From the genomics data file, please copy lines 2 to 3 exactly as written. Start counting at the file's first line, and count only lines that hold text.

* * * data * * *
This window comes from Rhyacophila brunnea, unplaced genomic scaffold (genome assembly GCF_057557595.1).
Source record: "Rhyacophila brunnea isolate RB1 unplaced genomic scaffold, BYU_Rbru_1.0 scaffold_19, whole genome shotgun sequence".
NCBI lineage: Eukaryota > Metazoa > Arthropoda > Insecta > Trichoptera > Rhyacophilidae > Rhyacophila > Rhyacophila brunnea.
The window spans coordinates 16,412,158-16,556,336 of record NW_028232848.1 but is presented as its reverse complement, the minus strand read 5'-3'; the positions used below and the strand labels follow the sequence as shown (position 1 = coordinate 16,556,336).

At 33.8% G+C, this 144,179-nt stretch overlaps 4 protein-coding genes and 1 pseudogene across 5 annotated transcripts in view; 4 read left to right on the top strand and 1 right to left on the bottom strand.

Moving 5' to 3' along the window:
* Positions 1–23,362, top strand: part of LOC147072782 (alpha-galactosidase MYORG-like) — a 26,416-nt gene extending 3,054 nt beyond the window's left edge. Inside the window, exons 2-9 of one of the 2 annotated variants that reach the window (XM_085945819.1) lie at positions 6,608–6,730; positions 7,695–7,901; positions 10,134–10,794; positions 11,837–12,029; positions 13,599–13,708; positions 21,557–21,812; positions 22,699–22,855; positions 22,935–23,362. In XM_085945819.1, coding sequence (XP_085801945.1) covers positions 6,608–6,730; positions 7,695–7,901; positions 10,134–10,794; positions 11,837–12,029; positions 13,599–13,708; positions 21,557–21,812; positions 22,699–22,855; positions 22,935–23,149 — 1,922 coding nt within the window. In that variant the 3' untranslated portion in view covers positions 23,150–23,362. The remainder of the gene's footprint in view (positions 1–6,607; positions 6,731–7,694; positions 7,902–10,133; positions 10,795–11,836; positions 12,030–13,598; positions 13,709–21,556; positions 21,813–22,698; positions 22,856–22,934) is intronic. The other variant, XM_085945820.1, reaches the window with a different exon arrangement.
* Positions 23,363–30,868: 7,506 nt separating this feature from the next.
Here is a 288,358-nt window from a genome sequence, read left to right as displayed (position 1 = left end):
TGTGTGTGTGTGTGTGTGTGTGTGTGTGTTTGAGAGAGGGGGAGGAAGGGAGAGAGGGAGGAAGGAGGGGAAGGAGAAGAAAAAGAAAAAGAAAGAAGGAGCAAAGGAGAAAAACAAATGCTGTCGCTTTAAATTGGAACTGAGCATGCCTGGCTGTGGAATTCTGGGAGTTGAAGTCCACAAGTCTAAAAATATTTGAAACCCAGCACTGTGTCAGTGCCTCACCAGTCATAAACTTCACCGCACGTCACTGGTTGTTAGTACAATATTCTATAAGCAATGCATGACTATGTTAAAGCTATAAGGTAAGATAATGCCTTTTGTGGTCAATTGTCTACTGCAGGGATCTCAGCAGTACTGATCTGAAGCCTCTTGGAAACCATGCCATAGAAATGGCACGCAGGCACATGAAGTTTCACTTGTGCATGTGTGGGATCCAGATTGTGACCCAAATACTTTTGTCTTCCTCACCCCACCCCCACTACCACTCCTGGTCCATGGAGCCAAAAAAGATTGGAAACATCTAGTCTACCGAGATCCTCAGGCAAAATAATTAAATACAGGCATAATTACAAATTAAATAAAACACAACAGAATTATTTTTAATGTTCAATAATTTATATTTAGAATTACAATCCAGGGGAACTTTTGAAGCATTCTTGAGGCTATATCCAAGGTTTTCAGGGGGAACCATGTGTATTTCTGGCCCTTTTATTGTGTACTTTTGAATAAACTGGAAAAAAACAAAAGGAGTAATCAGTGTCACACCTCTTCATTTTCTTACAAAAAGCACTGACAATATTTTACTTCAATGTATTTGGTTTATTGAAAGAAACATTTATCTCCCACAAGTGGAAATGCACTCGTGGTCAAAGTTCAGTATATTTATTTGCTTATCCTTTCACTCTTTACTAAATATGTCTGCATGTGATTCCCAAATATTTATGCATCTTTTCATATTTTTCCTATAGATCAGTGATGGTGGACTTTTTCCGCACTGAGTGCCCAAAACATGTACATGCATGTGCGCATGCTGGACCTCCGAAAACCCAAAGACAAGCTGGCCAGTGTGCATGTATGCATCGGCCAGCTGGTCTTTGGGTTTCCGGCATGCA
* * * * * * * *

Source record: "Rhyacophila brunnea isolate RB1 unplaced genomic scaffold, BYU_Rbru_1.0 scaffold_19, whole genome shotgun sequence".
NCBI lineage: Eukaryota > Metazoa > Arthropoda > Insecta > Trichoptera > Rhyacophilidae > Rhyacophila > Rhyacophila brunnea.